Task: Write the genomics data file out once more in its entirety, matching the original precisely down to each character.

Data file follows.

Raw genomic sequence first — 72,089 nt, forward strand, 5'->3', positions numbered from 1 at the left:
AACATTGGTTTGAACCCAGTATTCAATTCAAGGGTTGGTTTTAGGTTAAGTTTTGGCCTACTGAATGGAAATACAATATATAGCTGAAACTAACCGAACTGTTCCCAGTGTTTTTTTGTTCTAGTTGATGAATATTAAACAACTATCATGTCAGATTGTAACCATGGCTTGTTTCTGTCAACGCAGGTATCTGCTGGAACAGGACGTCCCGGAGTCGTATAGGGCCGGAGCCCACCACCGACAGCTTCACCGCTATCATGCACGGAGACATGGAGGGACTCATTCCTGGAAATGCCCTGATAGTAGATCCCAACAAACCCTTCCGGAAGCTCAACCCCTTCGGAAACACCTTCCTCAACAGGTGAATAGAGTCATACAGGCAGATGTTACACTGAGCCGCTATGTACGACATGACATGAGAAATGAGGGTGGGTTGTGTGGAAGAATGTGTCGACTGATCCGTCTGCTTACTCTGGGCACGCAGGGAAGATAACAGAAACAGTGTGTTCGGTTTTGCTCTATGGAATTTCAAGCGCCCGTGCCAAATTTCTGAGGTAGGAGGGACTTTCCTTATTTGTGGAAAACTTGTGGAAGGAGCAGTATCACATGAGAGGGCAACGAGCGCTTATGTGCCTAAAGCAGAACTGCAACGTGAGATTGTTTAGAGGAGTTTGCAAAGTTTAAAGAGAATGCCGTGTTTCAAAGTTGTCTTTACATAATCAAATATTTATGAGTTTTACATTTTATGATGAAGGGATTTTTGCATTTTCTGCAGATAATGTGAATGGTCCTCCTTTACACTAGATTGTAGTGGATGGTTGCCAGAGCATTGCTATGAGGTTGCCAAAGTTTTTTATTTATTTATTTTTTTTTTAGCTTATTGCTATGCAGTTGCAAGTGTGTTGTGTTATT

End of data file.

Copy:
Raw genomic sequence first — 72,089 nt, forward strand, 5'->3', positions numbered from 1 at the left:
AACATTGGTTTGAACCCAGTATTCAATTCAAGGGTTGGTTTTAGGTTAAGTTTTGGCCTACTGAATGGAAATACAATATATAGCTGAAACTAACCGAACTGTTCCCAGTGTTTTTTTGTTCTAGTTGATGAATATTAAACAACTATCATGTCAGATTGTAACCATGGCTTGTTTCTGTCAACGCAGGTATCTGCTGGAACAGGACGTCCCGGAGTCGTATAGGGCCGGAGCCCACCACCGACAGCTTCACCGCTATCATGCACGGAGACATGGAGGGACTCATTCCTGGAAATGCCCTGATAGTAGATCCCAACAAACCCTTCCGGAAGCTCAACCCCTTCGGAAACACCTTCCTCAACAGGTGAATAGAGTCATACAGGCAGATGTTACACTGAGCCGCTATGTACGACATGACATGAGAAATGAGGGTGGGTTGTGTGGAAGAATGTGTCGACTGATCCGTCTGCTTACTCTGGGCACGCAGGGAAGATAACAGAAACAGTGTGTTCGGTTTTGCTCTATGGAATTTCAAGCGCCCGTGCCAAATTTCTGAGGTAGGAGGGACTTTCCTTATTTGTGGAAAACTTGTGGAAGGAGCAGTATCACATGAGAGGGCAACGAGCGCTTATGTGCCTAAAGCAGAACTGCAACGTGAGATTGTTTAGAGGAGTTTGCAAAGTTTAAAGAGAATGCCGTGTTTCAAAGTTGTCTTTACATAATCAAATATTTATGAGTTTTACATTTTATGATGAAGGGATTTTTGCATTTTCTGCAGATAATGTGAATGGTCCTCCTTTACACTAGATTGTAGTGGATGGTTGCCAGAGCATTGCTATGAGGTTGCCAAAGTTTTTTATTTATTTATTTTTTTTTTAGCTTATTGCTATGCAGTTGCAAGTGTGTTGTGTTATT